List of Options: Analyzes, Assumes, Concludes, Confirms, Considers, Construes, Deduces, Deliberates, Demonstrates, Examines, Explores, Identifies, Imparts, Indicates, Maintains, Manifests, Misconstrues, Observes, Perceives, Pinpoints, Presumes, Questions, Reasons, Refers, Remarks, Scrutinizes, Speculates, Substantiates, Supports, Supposes, Theorizes, Upholds, Validates, Verifies

    • Usage: Describing beginnings, causes, effects, etc.
      List of Options: Advances, Affects, Commences, Compels, Discovers, Empowers, Forces, Generates, Ignites, Impacts, Imposes, Incites, Includes, Influences, Initiates, Instigates, Introduces, Involves, Kindles, Launches, Leads to, Presents, Pressures, Promotes, Prompts, Provokes, Results in, Sparks, Stimulates, Triggers, Yields

    • Usage: Referring to possibilities of what ideas can do, create, or assist with
      List of Options: Accomplishes, Achieves, Aids, Alleviates, Ameliorates, Assembles, Assists, Attains, Attempts, Augments, Builds, Constructs, Delivers, Develops, Discourages, Emits, Encourages, Engenders, Enhances, Enriches, Establishes, Expands, Facilitates, Grants, Improves, Increases, Manufactures, Offers, Produces, Progresses, Provides, Reaches, Supplies, Transforms

    • Usage:

      Laws or Legal Proposals


      List of Options: Authorizes, Allows, Averts, Bans, Bars, Consents, Defends, Disallows, Documents, Endorses, Forbids, Guarantees, Guards, Hinders, Inhibits, Licenses, Neglects, Outlaws, Permits, Precludes, Prevents, Prohibits, Protects, Safeguards, Sanctions, Secures, Thwarts

Topic Sentences

Defined by Aims Community College4:

Since body paragraphs for an essay should be centered around one main idea that relates the thesis, creating a clear topic sentence is helpful for both the writer and the reader. For the writer, a topic sentence makes it easier to stay on topic and develop the main idea without getting off track. For the reader, topic sentences announce what the paragraph will be about and demonstrate how different paragraphs and ideas are connected to each other. 

A topic sentence generally appears early in a body paragraph (often the first or second sentence) and controls the paragraph. A topic sentence is like a mini thesis sentence for each paragraph and serves to unify the contents of the paragraph. Everything that follows in the paragraph needs to relate to the topic sentence. Not all essays call for explicit topic sentences, but most beginning writers should learn how to write effective topic sentences early on in order to achieve paragraph unity.

It is also important that all topic sentences relate to the thesis statement. This allows for the essay to have greater unity and focus.

Podcast Example Topic Sentence

"To understand how the zombie came to be associated with a death-like state, a body without a soul, we need to go back to the original zombie in Haitian culture. [...] [H]ow the myth of the living dead was born out of being enslaved."

Problems with Sentence:

The example is too conversational in tone. While you are talking to your audience through your essay, you need to maintain that academic distance throughout your paper; this sentence addresses the audience with "we" in an inclusive nature with the presenter (writer). The problem with the above statement derives from the medium’s argumentation structure. Now, if you were writing a conference paper or the written draft for a presentation, the topic sentence could and would work. You need a different type of distancing for an oral argument than for a written one. I would however still caution you about using pronouns in either type of presentation; it's not totally against the rules, but it is best to avoid if you are not 100% sure how you should include them. When in doubt, tell the audience who these placeholders are.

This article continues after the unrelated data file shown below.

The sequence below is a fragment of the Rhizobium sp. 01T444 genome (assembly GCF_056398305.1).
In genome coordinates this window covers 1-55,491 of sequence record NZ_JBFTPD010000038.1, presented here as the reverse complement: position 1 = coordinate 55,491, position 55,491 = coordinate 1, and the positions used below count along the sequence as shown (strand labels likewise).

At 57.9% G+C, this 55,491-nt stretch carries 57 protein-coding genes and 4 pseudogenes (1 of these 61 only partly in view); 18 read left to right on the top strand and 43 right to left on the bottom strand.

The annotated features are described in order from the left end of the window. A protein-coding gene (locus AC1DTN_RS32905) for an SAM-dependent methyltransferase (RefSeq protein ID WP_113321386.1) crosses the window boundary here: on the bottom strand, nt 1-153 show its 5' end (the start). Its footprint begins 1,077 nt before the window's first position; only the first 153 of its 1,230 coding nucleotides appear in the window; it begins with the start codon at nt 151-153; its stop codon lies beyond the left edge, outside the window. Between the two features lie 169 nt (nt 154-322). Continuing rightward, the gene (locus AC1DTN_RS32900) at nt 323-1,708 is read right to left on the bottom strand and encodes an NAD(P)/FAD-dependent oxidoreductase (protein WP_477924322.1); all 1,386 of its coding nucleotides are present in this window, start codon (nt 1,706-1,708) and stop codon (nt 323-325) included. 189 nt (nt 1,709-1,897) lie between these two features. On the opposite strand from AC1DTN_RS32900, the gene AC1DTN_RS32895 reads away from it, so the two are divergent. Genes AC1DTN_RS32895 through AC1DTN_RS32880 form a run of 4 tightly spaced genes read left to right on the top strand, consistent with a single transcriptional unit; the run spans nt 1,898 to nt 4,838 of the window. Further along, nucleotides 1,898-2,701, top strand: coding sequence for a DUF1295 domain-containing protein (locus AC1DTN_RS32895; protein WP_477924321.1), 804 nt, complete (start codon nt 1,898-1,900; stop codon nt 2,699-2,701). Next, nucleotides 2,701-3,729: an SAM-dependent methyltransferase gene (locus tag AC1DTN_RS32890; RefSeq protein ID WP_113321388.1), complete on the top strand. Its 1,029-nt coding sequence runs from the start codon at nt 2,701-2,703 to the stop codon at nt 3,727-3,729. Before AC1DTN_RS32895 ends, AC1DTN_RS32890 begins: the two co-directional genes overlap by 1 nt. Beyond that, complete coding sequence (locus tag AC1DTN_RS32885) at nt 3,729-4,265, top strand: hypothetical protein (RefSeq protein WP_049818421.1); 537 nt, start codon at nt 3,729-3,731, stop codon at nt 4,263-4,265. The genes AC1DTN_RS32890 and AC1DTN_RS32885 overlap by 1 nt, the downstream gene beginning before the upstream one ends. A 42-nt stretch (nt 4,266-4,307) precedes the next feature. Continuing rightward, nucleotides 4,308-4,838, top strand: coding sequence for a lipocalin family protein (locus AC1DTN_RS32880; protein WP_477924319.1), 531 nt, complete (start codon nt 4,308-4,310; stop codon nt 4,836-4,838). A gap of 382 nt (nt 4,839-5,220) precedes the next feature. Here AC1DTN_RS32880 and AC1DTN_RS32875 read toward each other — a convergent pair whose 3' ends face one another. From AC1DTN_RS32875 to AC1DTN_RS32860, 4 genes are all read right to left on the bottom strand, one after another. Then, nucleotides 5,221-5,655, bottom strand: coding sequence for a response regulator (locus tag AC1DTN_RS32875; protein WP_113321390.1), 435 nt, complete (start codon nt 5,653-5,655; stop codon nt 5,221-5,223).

Revised Sentence:

The original zombie from Haitian culture – a death-like state or a body without a soul – demonstrates the destructive nature of the institution of slavery, which lead to the creation of the myth of the living dead.

Additional Resources:

Argumentation

The information below is moderately adapted from Writing in Ethical Reasoning 22: Justice by Professor Michael Sandel from Harvard University3:

In the body of your paper, you will provide reasons and evidence that support your thesis and acknowledge counterarguments to your position.

  • Break your argument down into parts. If you have trouble with the organization of your papers, then you may want to break down the argument to be presented in the rest of the paper in your introductory paragraph. 
  • Make sure you provide support for your argument. Do not write a paper that focuses too much on the practical problems of an issue without defending a broader claim. While some students have a problem with being too general or vague, others have a problem with being too focused and narrow.
  • Acknowledge counterarguments. You can strengthen your argument by anticipating counterarguments, even if you cannot conclusively refute them. Entertaining counterarguments shows that you are aware of alternative explanations and demonstrates your knowledge and fairness. When selecting counterarguments try to find a balance between which are the strongest and which highlight some aspect of your argument.
  • Organize your argument so that it has a logical flow. It is important that the different stages of your argument are easy for the reader to identify and understand and that the later stages of your argument follow directly from the earlier stages. Start each paragraph with a topic sentence that indicates what point that paragraph will cover. Topic sentences should also help the flow of the paper by connecting the ideas covered in each paragraph. Using transition words can help you connect your ideas (however, therefore, on the other hand, moreover, furthermore). Clear transitions will also help to avoid a laundry list style paper that lists seemingly unconnected points about an issue.